Nunavut wins EU exemption for seal hunt
Move clears way for resumption of pelt sales to Europe
Nunavut sealskins now qualify for an exemption to the European Union's ban on seal imports, the territorial government announced Friday.
The EU has banned the import of seal products since 2009, but allows imports from hunts that certified as being conducted by indigenous people. Canada challenged the ban at the World Trade Organization, but lost that challenge last year.
"This is an important step towards the recognition of sealing as a way of life for Inuit," said Nunavut Environment Minister Johnny Mike in a release. "We must ensure that communities benefit in a tangible way from this positive development by continuing to promote the recovery of international seal markets."
Pelt sales declined after ban
The EU's approval of Nunavut's application for the exemption means Nunavut hunters can once again sell sealskins on the European market. The imposition of the ban caused pelt prices to collapse and the Nunavut government said prices still haven't recovered to pre-ban levels.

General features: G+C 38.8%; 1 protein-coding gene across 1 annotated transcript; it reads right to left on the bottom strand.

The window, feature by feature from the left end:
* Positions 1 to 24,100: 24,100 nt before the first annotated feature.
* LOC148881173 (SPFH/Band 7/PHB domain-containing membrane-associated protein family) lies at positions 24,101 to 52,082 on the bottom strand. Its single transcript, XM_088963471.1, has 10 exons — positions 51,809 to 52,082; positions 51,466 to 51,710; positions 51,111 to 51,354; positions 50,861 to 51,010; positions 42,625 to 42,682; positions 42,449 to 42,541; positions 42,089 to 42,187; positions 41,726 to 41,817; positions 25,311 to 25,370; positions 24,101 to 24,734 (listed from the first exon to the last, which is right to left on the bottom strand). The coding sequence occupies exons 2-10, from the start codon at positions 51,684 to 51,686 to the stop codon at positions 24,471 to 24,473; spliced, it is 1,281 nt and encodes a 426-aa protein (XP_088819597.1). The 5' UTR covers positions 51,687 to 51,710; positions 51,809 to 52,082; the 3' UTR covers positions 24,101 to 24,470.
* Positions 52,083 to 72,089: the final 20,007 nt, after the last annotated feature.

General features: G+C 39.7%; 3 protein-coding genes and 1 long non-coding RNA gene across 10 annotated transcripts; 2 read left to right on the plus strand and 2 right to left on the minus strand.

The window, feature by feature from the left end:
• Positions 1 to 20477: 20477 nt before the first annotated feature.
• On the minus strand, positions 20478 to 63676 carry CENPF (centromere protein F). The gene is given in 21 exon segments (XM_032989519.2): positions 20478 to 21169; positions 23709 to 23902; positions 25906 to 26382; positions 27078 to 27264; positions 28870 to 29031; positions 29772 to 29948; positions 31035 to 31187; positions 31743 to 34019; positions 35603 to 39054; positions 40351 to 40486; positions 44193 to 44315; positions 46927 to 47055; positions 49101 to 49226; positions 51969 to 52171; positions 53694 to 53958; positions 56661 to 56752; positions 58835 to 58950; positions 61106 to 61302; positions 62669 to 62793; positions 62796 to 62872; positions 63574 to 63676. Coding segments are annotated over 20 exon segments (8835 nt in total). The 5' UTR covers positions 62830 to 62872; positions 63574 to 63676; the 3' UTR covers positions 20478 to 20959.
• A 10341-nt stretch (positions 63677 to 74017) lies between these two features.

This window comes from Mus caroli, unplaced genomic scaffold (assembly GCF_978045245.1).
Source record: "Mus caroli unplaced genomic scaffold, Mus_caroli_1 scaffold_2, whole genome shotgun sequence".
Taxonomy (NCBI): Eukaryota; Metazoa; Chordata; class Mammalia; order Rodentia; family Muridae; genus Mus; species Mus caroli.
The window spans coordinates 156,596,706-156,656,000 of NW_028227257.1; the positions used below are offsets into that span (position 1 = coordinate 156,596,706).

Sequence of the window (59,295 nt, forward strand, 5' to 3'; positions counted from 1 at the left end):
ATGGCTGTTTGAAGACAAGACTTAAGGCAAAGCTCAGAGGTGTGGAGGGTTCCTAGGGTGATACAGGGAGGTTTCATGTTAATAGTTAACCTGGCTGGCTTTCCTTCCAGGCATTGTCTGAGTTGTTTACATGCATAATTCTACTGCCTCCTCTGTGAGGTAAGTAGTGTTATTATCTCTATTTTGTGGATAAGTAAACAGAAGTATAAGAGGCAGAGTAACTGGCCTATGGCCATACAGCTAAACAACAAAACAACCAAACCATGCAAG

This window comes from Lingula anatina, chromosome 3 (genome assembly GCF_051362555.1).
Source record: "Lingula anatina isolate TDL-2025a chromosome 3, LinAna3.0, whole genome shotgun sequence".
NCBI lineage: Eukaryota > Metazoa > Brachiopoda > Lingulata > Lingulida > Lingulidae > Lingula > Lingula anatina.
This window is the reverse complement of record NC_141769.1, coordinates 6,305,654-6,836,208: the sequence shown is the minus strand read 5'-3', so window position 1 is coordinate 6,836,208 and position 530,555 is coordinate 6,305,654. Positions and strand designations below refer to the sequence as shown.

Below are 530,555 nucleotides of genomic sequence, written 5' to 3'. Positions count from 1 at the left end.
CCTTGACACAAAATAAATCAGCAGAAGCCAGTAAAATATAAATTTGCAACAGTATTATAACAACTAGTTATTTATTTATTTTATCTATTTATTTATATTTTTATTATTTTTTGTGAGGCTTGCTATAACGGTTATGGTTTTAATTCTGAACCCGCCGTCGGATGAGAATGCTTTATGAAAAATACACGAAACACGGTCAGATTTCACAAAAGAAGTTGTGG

According to the federal government, sales of Nunavut seal pelts were worth $736,000 in 2014.
The Nunavut government said it hopes pelt sales to Europe will help make hunting more affordable and allow Nunavummiut to eat more seal meat. Seals are rich in iron and are of high cultural importance to Inuit.
Also Friday, Nunavut MP and federal Environment Minister Leona Aglukkaq announced $445,000 in funding for research, marketing and training for the seal hunt. Ottawa will pitch in $260,000 over two years, with the territorial government and southern Canadian universities contributing the rest.